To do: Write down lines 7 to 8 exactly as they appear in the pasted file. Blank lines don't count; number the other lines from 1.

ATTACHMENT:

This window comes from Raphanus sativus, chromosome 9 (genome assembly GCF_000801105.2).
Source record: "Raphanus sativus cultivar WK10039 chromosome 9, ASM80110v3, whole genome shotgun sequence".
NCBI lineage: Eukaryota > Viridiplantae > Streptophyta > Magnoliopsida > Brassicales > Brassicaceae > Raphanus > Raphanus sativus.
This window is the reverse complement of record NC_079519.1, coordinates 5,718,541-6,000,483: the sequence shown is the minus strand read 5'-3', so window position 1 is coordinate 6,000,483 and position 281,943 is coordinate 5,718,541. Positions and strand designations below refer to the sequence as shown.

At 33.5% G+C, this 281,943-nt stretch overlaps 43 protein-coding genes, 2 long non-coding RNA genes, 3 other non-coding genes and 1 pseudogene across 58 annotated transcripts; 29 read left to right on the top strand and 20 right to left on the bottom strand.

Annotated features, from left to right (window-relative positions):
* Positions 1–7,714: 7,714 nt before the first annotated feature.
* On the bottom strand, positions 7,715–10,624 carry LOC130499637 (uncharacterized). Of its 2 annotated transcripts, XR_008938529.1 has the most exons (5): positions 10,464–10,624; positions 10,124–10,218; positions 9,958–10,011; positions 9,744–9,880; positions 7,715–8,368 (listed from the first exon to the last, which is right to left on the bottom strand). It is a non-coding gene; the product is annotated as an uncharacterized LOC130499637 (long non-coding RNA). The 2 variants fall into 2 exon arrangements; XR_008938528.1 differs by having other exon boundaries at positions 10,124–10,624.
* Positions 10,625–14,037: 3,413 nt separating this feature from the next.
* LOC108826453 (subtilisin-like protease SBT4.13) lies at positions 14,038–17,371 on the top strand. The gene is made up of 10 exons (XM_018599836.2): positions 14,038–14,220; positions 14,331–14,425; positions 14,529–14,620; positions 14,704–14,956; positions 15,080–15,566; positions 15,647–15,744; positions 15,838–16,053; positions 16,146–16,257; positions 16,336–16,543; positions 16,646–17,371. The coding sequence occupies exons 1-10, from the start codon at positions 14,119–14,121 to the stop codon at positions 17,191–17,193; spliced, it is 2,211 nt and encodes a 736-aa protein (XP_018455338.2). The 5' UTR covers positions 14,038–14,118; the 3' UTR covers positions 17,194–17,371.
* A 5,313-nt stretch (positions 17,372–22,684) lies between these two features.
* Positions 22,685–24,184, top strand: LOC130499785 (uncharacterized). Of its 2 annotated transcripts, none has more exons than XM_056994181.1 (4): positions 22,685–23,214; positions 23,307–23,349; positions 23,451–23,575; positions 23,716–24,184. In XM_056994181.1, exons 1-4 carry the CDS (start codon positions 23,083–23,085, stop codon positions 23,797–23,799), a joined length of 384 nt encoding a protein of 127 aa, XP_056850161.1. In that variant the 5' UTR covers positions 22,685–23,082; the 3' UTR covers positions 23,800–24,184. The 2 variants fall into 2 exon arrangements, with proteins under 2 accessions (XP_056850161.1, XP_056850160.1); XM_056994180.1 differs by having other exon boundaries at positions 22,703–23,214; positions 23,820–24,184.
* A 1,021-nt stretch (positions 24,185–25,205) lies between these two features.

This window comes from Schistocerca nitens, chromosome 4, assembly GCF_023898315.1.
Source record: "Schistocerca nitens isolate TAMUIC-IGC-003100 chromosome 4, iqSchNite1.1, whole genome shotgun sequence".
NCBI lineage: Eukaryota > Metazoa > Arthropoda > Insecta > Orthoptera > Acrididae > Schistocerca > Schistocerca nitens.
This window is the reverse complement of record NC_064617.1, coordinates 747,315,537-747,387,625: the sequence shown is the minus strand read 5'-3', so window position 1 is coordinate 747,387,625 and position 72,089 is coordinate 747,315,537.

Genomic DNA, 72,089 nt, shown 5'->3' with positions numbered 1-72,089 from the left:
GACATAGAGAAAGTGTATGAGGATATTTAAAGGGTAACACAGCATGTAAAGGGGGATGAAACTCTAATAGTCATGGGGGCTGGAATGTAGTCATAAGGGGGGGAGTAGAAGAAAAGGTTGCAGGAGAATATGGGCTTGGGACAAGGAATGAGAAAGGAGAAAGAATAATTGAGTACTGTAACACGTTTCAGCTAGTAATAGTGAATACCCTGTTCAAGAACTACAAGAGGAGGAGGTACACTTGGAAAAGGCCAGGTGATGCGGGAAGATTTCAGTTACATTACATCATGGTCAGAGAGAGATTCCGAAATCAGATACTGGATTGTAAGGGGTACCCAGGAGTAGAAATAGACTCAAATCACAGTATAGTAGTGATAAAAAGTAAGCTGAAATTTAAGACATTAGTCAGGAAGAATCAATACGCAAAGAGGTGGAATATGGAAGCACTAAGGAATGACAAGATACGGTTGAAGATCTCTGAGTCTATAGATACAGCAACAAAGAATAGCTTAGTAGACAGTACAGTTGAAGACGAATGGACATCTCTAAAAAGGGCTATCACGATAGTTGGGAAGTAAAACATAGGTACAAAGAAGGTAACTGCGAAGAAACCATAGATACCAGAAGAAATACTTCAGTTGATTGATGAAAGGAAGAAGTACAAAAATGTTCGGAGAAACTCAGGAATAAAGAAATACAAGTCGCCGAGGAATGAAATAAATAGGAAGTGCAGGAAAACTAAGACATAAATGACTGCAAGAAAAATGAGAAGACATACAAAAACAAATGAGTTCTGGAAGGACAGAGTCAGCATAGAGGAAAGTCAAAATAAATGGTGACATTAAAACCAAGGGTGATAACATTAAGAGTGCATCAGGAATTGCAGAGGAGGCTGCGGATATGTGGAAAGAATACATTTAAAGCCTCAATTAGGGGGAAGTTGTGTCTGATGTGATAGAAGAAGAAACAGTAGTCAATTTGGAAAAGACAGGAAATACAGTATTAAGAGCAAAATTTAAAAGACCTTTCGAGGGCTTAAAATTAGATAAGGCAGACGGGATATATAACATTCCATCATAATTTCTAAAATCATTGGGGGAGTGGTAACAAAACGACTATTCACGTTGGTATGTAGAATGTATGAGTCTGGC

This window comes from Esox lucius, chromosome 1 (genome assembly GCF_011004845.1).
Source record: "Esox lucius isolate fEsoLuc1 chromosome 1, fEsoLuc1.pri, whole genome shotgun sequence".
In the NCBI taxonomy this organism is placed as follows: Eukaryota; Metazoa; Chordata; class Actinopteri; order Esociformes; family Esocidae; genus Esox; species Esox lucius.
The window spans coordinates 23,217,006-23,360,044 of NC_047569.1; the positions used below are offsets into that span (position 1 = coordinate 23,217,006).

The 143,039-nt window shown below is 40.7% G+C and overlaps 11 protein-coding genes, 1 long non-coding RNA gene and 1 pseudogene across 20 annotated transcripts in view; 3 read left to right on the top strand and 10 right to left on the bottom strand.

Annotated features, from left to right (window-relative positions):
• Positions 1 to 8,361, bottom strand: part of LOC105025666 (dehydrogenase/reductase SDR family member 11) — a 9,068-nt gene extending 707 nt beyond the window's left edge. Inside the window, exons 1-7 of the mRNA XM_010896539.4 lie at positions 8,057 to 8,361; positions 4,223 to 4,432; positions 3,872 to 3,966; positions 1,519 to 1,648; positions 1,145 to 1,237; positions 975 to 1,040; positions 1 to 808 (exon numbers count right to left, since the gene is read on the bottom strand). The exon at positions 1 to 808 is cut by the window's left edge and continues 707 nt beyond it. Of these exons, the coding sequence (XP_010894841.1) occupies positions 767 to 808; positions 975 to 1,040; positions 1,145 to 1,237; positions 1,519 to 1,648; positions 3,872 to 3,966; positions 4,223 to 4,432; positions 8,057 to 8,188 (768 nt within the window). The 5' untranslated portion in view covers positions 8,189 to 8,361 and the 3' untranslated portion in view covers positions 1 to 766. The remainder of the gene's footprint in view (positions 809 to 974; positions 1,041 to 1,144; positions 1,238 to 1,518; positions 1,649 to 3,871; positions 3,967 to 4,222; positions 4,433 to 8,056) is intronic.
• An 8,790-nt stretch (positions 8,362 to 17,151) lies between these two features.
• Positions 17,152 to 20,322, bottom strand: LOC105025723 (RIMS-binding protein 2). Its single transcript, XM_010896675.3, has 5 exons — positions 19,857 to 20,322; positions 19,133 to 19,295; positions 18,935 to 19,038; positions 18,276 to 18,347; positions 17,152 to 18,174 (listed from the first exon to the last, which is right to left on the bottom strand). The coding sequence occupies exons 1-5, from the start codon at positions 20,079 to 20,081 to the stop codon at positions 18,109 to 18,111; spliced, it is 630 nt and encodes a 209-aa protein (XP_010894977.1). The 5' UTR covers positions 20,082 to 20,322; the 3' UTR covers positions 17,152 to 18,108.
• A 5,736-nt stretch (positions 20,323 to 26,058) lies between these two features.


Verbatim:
* Positions 1–7,714: 7,714 nt before the first annotated feature.
* On the bottom strand, positions 7,715–10,624 carry LOC130499637 (uncharacterized). Of its 2 annotated transcripts, XR_008938529.1 has the most exons (5): positions 10,464–10,624; positions 10,124–10,218; positions 9,958–10,011; positions 9,744–9,880; positions 7,715–8,368 (listed from the first exon to the last, which is right to left on the bottom strand). It is a non-coding gene; the product is annotated as an uncharacterized LOC130499637 (long non-coding RNA). The 2 variants fall into 2 exon arrangements; XR_008938528.1 differs by having other exon boundaries at positions 10,124–10,624.